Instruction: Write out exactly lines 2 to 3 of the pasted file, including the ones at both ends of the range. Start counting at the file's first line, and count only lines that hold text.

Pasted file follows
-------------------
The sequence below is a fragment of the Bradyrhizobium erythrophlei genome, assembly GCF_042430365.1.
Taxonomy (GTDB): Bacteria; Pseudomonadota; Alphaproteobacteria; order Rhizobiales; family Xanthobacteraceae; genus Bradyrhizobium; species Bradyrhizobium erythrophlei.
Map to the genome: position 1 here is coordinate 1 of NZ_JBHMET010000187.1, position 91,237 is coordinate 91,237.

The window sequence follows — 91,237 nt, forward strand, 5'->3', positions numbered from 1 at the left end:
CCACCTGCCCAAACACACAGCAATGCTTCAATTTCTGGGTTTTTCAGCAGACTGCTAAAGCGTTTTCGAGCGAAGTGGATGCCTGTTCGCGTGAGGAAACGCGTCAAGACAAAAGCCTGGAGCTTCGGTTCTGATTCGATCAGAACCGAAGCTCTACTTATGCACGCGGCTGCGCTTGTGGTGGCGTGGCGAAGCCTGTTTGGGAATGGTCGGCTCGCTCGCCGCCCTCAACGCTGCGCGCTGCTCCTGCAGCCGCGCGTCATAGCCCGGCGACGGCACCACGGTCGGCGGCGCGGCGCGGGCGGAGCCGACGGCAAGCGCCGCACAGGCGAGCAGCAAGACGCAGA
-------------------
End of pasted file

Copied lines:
Taxonomy (GTDB): Bacteria; Pseudomonadota; Alphaproteobacteria; order Rhizobiales; family Xanthobacteraceae; genus Bradyrhizobium; species Bradyrhizobium erythrophlei.
Map to the genome: position 1 here is coordinate 1 of NZ_JBHMET010000187.1, position 91,237 is coordinate 91,237.